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  October 4, 2004

Turvey Accepts Research Award With Good Humor

Psychology professor Michael Turvey is generally a serious guy. During his 37-year tenure at UConn, he has been involved in intense, occasionally ground-breaking research, and he regularly ranks as one of the University's best instructors. But for the past few weeks, Turvey has been downright giddy.

Thursday night, Turvey and nine other researchers from across the globe were honored with what at first glance seems to be a relatively ignominious prize — one of the '14th First Annual Ig Nobel Awards.' These awards celebrate research that first makes you laugh, then makes you think.

"I think it's delightful," Turvey said last week, two days before the award ceremony at Harvard University's Sanders Theatre. "It's very interesting recognition."

Turvey, a member of UConn's Center for the Ecological Study of Perception and Action, and co-author Ramesh Balasubramaniam were awarded this year's physics prize for their study of the dynamics of hula-hooping. Balasubramaniam is a former graduate student of Turvey's, whose doctoral dissertation was the basis of the research that led to Thursday's acclaim.

The results of their study, "Coordination Modes in the Multi-Segmental Dynamics of Hula-Hooping," were published in the March issue of the journal Biological Cybernetics.

For their efforts, Turvey and Balasubramaniam, now a professor of movement science at the University of Ottawa, received a handmade, empty cereal box on a pedestal, and a certificate of award, signed by four real Nobel winners. Before presenting the trophy, the Nobel Prize-winners gave the audience a glimpse of the dynamics of four middle-aged to elderly people shaking, jiggling, and twisting hula-hoops. Their efforts were preceded by a 15-second demonstration by an expert hula-hooper.

Despite the satire and self-deprecation necessarily involved in winning one of the Ig Nobels — which creator and organizer Marc Abrahams says are greatly sought-after by scientists, universities , and even governments — the research conducted by Turvey and Balasubramaniam that earned them the award is serious stuff.

Turvey says the body is constructed as a horizontal system, and how it can become vertical — and balance itself — has mystified scientists. Add the complexities of how the body walks and moves, and how it organizes dozens of neurons, receptors, muscles, and joints so it can keep a hula-hoop parallel to the ground, and it becomes a remarkable puzzle.

"Standing upright is much more complicated science than learning why some people can master chess," says Turvey. "It took nature most of evolution to build an upright system. From then on, other things — speech, drawing — came quickly. The movements of the body are some of nature's most remarkable achievements."

People with Parkinson's or Huntington's disease, he says, have somehow lost the ability to organize all those various parts, and so lose the stability needed to stand easily and walk fluently. The hula-hoop study brings into focus some of the physical laws — including Newton's Law and those of the newer physics of self-organiz ing systems — that play a role in this function.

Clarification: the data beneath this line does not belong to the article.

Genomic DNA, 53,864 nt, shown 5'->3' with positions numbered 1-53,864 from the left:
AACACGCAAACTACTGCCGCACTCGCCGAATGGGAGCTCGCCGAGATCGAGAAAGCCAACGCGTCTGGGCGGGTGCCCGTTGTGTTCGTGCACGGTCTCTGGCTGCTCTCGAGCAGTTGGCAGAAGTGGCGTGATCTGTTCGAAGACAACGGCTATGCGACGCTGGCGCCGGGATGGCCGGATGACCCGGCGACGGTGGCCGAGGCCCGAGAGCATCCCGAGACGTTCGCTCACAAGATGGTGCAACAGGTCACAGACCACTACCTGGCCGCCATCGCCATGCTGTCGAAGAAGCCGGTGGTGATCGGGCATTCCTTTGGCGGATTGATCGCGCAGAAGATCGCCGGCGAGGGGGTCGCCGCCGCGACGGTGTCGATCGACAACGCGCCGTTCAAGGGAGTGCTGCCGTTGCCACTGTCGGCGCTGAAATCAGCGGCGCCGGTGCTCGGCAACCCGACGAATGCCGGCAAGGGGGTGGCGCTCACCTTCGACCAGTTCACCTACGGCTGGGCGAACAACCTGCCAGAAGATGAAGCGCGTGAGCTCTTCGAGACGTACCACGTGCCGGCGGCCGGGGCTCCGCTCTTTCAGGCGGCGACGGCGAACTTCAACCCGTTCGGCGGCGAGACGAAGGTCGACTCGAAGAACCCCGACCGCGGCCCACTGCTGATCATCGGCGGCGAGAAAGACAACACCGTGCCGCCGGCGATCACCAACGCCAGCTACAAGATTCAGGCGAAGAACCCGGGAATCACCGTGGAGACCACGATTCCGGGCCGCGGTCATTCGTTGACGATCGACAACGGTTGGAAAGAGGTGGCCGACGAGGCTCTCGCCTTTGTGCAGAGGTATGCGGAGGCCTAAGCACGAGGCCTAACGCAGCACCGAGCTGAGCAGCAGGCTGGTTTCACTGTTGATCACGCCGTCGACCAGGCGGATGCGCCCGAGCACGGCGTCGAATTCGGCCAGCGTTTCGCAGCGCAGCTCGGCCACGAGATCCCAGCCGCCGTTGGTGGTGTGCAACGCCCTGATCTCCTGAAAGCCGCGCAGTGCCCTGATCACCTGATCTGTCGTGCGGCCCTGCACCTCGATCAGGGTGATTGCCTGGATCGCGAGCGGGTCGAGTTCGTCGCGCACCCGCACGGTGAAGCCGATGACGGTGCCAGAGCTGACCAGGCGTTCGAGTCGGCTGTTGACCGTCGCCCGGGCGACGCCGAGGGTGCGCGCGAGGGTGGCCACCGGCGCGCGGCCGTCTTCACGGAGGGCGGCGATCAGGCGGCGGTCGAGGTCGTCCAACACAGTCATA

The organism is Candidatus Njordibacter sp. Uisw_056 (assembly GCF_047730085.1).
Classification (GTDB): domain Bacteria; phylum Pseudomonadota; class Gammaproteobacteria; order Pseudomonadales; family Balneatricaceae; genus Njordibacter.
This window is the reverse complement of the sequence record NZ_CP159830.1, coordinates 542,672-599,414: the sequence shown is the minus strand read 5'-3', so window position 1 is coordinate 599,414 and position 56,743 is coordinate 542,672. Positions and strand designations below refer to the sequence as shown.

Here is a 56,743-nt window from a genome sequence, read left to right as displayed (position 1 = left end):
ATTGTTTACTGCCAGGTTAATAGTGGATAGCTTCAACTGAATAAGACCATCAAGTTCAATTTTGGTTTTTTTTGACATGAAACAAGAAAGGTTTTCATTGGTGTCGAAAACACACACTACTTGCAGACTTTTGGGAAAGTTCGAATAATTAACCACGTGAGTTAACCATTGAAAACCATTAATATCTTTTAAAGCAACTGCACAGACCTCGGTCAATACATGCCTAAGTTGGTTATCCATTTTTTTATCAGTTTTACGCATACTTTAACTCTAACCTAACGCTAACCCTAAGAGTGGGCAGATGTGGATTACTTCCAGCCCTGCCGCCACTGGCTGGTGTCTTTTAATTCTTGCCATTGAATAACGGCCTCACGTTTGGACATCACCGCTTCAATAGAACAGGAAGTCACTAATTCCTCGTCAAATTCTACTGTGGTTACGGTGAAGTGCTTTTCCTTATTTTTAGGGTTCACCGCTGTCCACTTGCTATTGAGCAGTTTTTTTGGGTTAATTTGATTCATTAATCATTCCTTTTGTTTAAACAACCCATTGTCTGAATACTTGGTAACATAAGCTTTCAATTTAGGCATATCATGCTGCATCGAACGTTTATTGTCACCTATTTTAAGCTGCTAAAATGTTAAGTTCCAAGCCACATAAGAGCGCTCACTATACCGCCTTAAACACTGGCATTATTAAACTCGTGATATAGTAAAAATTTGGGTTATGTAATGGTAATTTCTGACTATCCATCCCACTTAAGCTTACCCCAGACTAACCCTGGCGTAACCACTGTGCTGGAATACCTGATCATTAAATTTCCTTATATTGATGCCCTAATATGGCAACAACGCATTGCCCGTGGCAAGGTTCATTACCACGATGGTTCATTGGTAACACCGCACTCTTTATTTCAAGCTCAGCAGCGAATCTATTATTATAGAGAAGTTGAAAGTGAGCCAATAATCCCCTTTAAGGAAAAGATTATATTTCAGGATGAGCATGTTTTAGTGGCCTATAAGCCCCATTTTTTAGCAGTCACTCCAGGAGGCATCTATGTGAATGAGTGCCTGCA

When standing upright or hula-hooping, Turvey says, "all those muscles have to elegantly adjust. This involves immense calculations, but I think nature solves those calculations through laws. Our challenge is finding out what those laws are."

Abrahams says the awards are not meant to mock or demean scientific research or researchers. It's just that some of the tens of thousands of research studies conducted worldwide every year sound humorous, he says.

"Some years ago, I was the editor of a science magazine, and I would receive hundreds of pitches from scientists who wanted their papers published," Abrahams says. "Some

of their work just sounded so funny, that it made you laugh. And certainly, some of the research was very good. So I thought I'd give them a chance to win something."

From that humble beginning, the Ig Nobels have become a sought-after award, with the winners selected from more than 5,000 entries, a packed auditorium every year, and international media attention. Not one but two Japanese television stations were on hand at the Sanders Theatre to capture Thursday's ceremony, and Abrahams says they scheduled the

trip even before they knew that the 2004 Ig Nobel Peace Prize would be awarded to the man who invented karaoke.

Before accepting his award, the inventor of karaoke was serenaded by the four Nobel Prize winners and the other nine Ig Nobel Prize winners with a karaoke version of Frankie Valli's hit song "Can't Take My Eyes Off of You," with the line, "You're just too good to be true.."

Besides the instant media attention, Abrahams annually takes some of the winners on an international road show, where they can present their research. Next week, Turvey's co-author, Balasubraman iam, will discuss the hula-hoop research at the World Congress of Science Journalists in Montreal.

And Turvey hopes for more.

"I would be delighted if people picked up this paper [the published study on the dynamics of hula hooping] and saw how remarkable the body really is," he says. "Learning how humans stand upright is very high on scientists' agenda right now, and if we can contribute to that effort through our study, it would be wonderful."